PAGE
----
Washington State House Democrats


Monday, March 13

In this April 26, 2017 photo, the Washington State Capitol, also known as the Legislative Building, is seen in Olympia, Wash.

Another major cutoff in the WA Legislature: Here’s what passed and what didn’t
Wednesday marked another major deadline during the 2023 legislative session as bills had to be passed out of their house of origin in order to continue their progress in the state Legislature. Bills that have been passed from their first chamber will now head to the opposite chamber for committee hearings. During a press conference with Democratic leaders on Thursday, Sen. Andy Billig, D-Spokane, told reporters that Senate Democrats were “pleased” with the policies that will advance forward and that lawmakers had tackled many significant issues so far. Continue reading at The Olympian. (Elaine Thompson)


WA lawmakers pass housing, firearm bills ahead of cutoff, leave rent control, recycling bills behind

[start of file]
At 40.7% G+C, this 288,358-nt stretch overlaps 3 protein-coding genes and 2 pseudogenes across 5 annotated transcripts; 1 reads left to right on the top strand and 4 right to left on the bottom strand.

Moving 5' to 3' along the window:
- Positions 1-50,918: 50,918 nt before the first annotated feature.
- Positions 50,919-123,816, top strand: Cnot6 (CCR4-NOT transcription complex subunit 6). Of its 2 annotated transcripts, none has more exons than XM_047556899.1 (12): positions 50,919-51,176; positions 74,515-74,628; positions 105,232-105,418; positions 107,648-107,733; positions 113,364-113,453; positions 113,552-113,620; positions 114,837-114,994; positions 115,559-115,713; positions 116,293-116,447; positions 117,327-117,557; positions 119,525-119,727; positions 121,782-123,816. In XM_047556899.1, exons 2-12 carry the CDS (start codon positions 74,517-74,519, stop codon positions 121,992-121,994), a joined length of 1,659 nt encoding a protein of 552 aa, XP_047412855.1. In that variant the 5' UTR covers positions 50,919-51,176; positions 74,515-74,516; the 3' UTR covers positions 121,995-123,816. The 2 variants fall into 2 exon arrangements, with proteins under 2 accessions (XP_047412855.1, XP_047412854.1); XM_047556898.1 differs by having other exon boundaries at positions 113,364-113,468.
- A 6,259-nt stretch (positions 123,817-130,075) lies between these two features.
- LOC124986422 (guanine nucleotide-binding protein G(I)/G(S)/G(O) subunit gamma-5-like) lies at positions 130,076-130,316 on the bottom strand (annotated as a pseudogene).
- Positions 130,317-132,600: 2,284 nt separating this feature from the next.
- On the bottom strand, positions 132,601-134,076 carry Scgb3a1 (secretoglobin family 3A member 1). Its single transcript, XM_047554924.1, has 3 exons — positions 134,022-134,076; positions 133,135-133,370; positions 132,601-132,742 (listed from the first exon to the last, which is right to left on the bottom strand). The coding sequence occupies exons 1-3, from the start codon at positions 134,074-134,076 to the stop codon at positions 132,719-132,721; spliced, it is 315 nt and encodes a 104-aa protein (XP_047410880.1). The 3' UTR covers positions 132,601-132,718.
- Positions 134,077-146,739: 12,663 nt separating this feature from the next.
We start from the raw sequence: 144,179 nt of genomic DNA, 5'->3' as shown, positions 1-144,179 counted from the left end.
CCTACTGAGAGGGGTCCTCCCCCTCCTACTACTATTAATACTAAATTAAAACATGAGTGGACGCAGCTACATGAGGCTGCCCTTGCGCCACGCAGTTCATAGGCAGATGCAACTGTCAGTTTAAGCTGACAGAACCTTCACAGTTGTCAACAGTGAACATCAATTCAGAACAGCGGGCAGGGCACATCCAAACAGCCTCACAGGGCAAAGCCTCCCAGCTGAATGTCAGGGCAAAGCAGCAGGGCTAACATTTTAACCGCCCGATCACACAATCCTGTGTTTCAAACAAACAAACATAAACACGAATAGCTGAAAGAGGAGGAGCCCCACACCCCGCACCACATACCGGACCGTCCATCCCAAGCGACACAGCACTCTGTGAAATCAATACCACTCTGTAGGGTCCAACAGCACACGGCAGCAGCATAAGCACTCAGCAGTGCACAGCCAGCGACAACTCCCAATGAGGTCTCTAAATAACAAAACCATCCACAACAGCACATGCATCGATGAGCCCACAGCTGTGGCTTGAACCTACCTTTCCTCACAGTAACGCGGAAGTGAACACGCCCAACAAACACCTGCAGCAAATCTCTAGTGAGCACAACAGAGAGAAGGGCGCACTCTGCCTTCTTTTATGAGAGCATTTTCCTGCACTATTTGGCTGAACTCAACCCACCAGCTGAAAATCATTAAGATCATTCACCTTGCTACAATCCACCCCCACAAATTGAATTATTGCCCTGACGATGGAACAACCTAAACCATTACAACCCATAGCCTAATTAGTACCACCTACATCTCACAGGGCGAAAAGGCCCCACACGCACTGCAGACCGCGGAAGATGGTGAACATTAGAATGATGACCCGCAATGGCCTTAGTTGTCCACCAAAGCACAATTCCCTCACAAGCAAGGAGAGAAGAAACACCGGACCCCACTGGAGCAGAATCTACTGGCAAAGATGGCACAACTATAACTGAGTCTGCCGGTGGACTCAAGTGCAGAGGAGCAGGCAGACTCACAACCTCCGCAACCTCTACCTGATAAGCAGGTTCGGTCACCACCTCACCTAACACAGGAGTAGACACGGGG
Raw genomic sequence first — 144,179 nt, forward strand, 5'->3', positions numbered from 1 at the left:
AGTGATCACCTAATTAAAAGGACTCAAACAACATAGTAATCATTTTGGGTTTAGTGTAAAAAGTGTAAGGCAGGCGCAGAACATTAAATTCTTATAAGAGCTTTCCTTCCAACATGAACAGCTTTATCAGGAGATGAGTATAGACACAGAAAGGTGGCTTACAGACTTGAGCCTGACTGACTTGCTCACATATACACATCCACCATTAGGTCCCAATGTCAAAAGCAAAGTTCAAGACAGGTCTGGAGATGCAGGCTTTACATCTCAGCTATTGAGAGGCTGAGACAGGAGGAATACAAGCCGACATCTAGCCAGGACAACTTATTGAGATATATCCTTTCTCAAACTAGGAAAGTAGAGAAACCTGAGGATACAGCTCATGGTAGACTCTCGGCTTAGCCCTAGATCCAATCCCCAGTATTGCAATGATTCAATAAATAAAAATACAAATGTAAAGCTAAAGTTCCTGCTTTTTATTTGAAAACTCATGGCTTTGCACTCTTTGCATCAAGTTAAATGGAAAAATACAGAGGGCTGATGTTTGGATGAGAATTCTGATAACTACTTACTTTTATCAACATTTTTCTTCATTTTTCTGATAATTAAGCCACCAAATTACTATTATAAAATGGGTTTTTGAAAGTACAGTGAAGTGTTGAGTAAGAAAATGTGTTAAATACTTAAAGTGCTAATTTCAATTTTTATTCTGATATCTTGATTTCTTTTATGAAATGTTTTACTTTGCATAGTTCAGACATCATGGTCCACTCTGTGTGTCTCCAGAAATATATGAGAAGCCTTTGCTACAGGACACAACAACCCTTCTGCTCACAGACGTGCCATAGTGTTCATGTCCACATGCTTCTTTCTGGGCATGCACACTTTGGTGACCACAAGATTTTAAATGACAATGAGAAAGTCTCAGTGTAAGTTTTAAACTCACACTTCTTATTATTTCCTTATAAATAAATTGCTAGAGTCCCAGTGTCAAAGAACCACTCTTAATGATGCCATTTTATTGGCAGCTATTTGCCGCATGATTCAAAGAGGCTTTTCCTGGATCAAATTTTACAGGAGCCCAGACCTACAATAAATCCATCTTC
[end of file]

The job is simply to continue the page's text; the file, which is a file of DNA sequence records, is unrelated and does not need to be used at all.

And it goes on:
Washington lawmakers are getting back into the swing of working on legislation in committees following a key cutoff deadline. Legislative leaders are celebrating bipartisan progress on bills to increase the supply of housing and support workforce development, particularly among nurses. House Speaker Laurie Jinkins (D-Tacoma) said she’s pleased with how the week and a half of full time floor action went, highlighting the high number of bills passed — many with bipartisan support. “One of the things I asked at the beginning of the session – I asked my caucus – was to focus on common ground,” Jinkins said. Continue reading at KNKX. (NW News)

Crisis intervention hotline expansion volunteer Victoria Grove works at her desk in Crisis Connections, which manages the regional crisis hotline and 988 crisis number, on Wednesday, March 9, 2023, in Belltown.